Since every word that the head of the Federal Reserve utters is closely watched by those in the financial markets, it's worth noting that in her first appearance before Congress since being confirmed Fed Chair Janet Yellen plans to say Tuesday that:
"I expect a great deal of continuity in the FOMC's approach to monetary policy."
Shirley Temple, who charmed the nation as a child movie star in the 1930s and went on to become one of the nation's diplomats in posts that included ambassador to Czechoslovakia during the Cold War, has died.
She was 85.
The Associated Press writes that publicist Cheryl Kagan says the actress, known as Shirley Temple Black in her private life, died late Monday evening at her home near San Francisco. Kagan tells the AP that Temple's family and caregivers were with her.
Oklahoma's Department of Human Services says it's firing two employees over their mishandling of a case involving a disabled 15-year-old boy who died of pneumonia last year after suffering alleged neglect and abuse at his father's home.
Quinten Wood died Jan. 4, 2013.
The state agency also said Monday that an internal investigation into Woods' case has prompted an overhaul of how it improves child protection — particularly when DHS becomes involved in cases with children who have mental and developmental disabilities.
The latest back-and-forth over the Washington Redskins name includes a stern letter from two lawmakers and a public relations move from the team.
A letter sent Monday from Sen. Maria Cantwell of Washington state and Rep. Tom Cole of Oklahoma tells NFL Commissioner Roger Goodell that the league is on "the wrong side of history" and mentions the league's tax-exempt status. Cantwell chairs the Senate Committee on Indian Affairs.
Drought and agriculture don’t mix very well. So after three years of intense drought, you might expect rural western Oklahoma communities — where fortunes have traditionally hinged on the condition of wheat crops — to be dying on the vine.
But no. As The Journal Record‘s Brian Brus reports, many of these towns are adapting to a new economy with a little help from the oil and gas industry.
Leading the list of Prescription Monitoring Program prescriptions and overdose contributors are three popular pharmaceuticals: hydrocodone, an opiod painkiller sold under the brand names Lortab, Vicodin, Vicoprofen, Norco and Tussionex; oxycodone, another opiod painkiller sold as OxyContin and Percoset, and alprazolam, an anti-anxiety drug marketed as Xanax.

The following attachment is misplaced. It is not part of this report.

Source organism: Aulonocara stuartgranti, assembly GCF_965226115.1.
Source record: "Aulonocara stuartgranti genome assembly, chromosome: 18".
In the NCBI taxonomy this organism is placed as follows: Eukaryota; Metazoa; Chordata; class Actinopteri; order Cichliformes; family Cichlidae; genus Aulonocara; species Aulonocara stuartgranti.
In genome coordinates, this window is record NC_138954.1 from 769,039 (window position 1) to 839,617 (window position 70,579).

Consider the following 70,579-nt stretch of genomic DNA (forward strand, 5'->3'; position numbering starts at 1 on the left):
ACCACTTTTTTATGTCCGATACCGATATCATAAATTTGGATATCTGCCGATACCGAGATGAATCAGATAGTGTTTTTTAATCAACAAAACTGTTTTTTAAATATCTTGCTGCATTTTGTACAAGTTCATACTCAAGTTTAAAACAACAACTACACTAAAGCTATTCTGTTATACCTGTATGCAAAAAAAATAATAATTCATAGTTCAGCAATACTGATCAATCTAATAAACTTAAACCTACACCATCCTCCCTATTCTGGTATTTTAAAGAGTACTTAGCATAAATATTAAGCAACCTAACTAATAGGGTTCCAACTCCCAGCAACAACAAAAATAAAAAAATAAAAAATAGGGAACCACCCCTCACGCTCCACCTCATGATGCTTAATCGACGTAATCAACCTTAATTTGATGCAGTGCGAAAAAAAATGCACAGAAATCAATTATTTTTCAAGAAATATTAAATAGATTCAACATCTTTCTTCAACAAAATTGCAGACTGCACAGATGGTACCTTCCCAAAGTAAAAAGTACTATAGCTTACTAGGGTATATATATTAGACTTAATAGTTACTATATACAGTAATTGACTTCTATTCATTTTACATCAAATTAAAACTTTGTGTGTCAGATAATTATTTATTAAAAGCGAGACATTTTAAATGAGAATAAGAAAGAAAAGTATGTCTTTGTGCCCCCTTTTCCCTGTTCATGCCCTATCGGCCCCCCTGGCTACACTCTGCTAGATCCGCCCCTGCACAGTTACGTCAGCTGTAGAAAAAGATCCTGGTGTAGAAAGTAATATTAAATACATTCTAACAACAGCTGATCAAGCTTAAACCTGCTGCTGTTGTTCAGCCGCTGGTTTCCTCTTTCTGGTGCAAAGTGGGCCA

Oklahoma pharmacies filled nearly 10 million prescriptions for narcotic painkillers and other controlled dangerous substances last year, according to newly obtained state data. Those prescriptions - an average of 68 per patient, including refills - contained 597 million doses of painkillers, tranquilizers, sleeping pills, steroids and other controlled pharmaceuticals tracked by the state's Prescription Monitoring Program.
The 72 Republicans in the Oklahoma House of Representatives have selected 40-year-old state Rep. Jeff Hickman of Fairview as the next speaker of the House, one of the most powerful positions in state government.
The Republican caucus met behind closed doors Monday morning and selected Hickman via secret ballot.
The speaker's post was vacated last week when T.W. Shannon stepped down to focus on his race for the U.S. Senate.
Hickman previously served as speaker pro tem, the No. 2 spot in the House, and lost the speaker's race against Shannon by a razor-thin margin.
The 72-member House Republican caucus is meeting behind closed doors to select the new Speaker of the House.
The House caucus is scheduled to meet at 10 a.m. Monday and will cast secret ballots to determine the winner.
Reps. Jeff Hickman of Fairview and Mike Jackson of Enid are vying for the post, one of the most powerful positions in state government. The speaker helps divvy up the state's $7 billion budget and helps shape the policy debate in the Legislature.
Originally published on Mon February 10, 2014 10:47 am
As always, if you're among those who don't want to know who's won what until NBC-TV's primetime show is on the air, stop reading now. For those who do like to know what's happening, here's a quick look at the medals already awarded today and some of what's coming later on:
In her State of the State address last week, Gov. Mary Fallin discussed her plan to build storm shelters in schools across the state. The speech came the same day a school shelter advocacy group filed a lawsuit against the governor for not promptly responding to its open records request. Fallin’s apparent change of course is not unusual, but its timing has raised some eyebrows.
When Danni Legg entered the Governor’s office last week, she was looking for answers.